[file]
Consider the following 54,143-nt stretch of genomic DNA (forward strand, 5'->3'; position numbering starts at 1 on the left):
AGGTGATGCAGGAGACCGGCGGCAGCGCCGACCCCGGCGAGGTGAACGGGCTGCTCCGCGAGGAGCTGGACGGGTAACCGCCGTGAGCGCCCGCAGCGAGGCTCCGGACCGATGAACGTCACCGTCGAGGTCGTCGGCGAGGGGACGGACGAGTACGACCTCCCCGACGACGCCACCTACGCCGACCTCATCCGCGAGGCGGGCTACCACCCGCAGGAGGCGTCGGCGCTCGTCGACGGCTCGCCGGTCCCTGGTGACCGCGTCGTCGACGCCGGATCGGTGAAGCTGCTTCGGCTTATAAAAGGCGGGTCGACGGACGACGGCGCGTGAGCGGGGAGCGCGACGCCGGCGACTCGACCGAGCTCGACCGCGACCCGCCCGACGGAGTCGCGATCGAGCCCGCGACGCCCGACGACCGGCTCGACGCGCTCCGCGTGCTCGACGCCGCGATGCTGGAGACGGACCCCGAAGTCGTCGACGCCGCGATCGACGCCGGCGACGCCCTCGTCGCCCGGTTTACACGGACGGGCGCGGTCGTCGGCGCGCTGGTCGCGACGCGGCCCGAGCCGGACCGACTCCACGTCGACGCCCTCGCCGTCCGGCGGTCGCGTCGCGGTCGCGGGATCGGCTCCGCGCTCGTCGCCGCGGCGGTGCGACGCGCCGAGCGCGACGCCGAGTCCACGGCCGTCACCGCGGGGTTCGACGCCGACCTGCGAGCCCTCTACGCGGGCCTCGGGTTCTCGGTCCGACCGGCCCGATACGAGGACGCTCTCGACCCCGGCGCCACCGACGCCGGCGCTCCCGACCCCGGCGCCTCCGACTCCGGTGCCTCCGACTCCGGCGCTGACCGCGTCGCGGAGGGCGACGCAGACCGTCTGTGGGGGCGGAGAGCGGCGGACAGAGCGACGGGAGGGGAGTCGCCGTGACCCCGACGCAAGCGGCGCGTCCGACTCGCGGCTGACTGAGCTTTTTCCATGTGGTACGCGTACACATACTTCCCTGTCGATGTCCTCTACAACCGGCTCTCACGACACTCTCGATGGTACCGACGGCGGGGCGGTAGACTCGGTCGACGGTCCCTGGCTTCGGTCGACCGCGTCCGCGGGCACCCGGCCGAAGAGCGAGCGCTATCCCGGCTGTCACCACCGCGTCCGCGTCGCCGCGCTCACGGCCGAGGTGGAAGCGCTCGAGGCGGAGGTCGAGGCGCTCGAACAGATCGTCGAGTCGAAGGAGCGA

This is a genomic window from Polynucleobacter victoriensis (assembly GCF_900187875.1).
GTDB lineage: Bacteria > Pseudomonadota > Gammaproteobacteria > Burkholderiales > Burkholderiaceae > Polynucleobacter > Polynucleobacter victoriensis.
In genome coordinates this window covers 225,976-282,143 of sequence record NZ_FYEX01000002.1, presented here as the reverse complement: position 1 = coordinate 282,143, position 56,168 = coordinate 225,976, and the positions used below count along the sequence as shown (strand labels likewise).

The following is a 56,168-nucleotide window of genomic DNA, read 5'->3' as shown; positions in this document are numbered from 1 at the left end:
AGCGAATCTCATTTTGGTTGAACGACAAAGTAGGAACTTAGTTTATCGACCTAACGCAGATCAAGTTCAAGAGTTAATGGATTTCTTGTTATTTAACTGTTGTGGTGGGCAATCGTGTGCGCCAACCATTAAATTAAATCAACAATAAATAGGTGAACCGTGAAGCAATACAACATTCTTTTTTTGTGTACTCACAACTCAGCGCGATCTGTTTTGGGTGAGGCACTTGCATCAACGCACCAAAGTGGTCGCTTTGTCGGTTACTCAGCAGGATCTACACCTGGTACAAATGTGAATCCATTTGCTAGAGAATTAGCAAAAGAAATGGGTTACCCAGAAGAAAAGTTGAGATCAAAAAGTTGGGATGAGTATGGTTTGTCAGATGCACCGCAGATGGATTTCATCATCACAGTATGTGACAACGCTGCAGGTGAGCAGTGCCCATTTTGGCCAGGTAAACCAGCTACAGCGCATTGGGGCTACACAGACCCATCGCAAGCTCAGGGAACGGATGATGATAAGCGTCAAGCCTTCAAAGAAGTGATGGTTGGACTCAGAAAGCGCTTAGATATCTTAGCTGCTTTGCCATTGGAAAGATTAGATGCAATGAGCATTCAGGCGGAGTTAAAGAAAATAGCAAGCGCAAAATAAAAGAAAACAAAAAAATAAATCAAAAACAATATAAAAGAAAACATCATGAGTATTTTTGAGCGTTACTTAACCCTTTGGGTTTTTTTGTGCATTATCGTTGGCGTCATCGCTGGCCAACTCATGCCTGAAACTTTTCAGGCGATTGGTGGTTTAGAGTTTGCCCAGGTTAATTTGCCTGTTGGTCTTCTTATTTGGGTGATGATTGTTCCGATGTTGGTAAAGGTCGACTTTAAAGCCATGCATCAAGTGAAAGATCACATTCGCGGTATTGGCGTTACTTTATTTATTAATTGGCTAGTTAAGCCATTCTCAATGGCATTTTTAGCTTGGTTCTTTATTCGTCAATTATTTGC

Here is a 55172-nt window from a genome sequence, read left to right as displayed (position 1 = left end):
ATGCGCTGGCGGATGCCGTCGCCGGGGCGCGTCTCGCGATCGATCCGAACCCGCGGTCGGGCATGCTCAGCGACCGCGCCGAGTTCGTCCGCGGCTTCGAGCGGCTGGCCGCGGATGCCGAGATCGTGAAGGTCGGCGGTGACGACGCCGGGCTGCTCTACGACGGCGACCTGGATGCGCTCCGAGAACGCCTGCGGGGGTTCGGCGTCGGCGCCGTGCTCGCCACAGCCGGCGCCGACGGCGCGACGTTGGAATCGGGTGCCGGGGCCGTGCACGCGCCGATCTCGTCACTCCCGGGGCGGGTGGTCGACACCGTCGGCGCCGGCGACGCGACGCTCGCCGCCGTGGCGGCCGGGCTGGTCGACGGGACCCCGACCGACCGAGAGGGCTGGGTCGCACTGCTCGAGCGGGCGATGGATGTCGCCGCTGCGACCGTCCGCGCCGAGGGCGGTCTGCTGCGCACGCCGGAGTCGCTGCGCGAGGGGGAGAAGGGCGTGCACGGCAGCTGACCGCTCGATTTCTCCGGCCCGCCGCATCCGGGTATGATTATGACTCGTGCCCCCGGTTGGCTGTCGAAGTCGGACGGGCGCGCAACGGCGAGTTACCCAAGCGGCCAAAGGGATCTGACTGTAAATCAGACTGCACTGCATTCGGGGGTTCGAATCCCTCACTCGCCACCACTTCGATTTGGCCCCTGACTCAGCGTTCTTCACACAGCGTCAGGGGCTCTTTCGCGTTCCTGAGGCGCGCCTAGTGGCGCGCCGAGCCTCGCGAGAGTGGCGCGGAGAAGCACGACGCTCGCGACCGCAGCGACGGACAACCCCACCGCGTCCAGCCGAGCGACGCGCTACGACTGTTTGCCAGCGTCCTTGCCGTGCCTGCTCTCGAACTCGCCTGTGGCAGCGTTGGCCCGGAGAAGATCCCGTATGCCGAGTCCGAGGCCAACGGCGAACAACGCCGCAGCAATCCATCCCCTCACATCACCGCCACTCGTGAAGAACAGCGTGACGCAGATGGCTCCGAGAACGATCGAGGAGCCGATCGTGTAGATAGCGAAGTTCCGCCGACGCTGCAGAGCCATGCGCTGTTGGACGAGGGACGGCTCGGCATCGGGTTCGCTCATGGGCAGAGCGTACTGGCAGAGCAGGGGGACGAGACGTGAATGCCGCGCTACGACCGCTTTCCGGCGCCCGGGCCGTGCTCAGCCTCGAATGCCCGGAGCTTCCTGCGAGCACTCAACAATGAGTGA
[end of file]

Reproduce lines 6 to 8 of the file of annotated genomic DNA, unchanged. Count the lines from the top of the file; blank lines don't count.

The following is a 56,168-nucleotide window of genomic DNA, read 5'->3' as shown; positions in this document are numbered from 1 at the left end:
AGCGAATCTCATTTTGGTTGAACGACAAAGTAGGAACTTAGTTTATCGACCTAACGCAGATCAAGTTCAAGAGTTAATGGATTTCTTGTTATTTAACTGTTGTGGTGGGCAATCGTGTGCGCCAACCATTAAATTAAATCAACAATAAATAGGTGAACCGTGAAGCAATACAACATTCTTTTTTTGTGTACTCACAACTCAGCGCGATCTGTTTTGGGTGAGGCACTTGCATCAACGCACCAAAGTGGTCGCTTTGTCGGTTACTCAGCAGGATCTACACCTGGTACAAATGTGAATCCATTTGCTAGAGAATTAGCAAAAGAAATGGGTTACCCAGAAGAAAAGTTGAGATCAAAAAGTTGGGATGAGTATGGTTTGTCAGATGCACCGCAGATGGATTTCATCATCACAGTATGTGACAACGCTGCAGGTGAGCAGTGCCCATTTTGGCCAGGTAAACCAGCTACAGCGCATTGGGGCTACACAGACCCATCGCAAGCTCAGGGAACGGATGATGATAAGCGTCAAGCCTTCAAAGAAGTGATGGTTGGACTCAGAAAGCGCTTAGATATCTTAGCTGCTTTGCCATTGGAAAGATTAGATGCAATGAGCATTCAGGCGGAGTTAAAGAAAATAGCAAGCGCAAAATAAAAGAAAACAAAAAAATAAATCAAAAACAATATAAAAGAAAACATCATGAGTATTTTTGAGCGTTACTTAACCCTTTGGGTTTTTTTGTGCATTATCGTTGGCGTCATCGCTGGCCAACTCATGCCTGAAACTTTTCAGGCGATTGGTGGTTTAGAGTTTGCCCAGGTTAATTTGCCTGTTGGTCTTCTTATTTGGGTGATGATTGTTCCGATGTTGGTAAAGGTCGACTTTAAAGCCATGCATCAAGTGAAAGATCACATTCGCGGTATTGGCGTTACTTTATTTATTAATTGGCTAGTTAAGCCATTCTCAATGGCATTTTTAGCTTGGTTCTTTATTCGTCAATTATTTGC

Here is a 55172-nt window from a genome sequence, read left to right as displayed (position 1 = left end):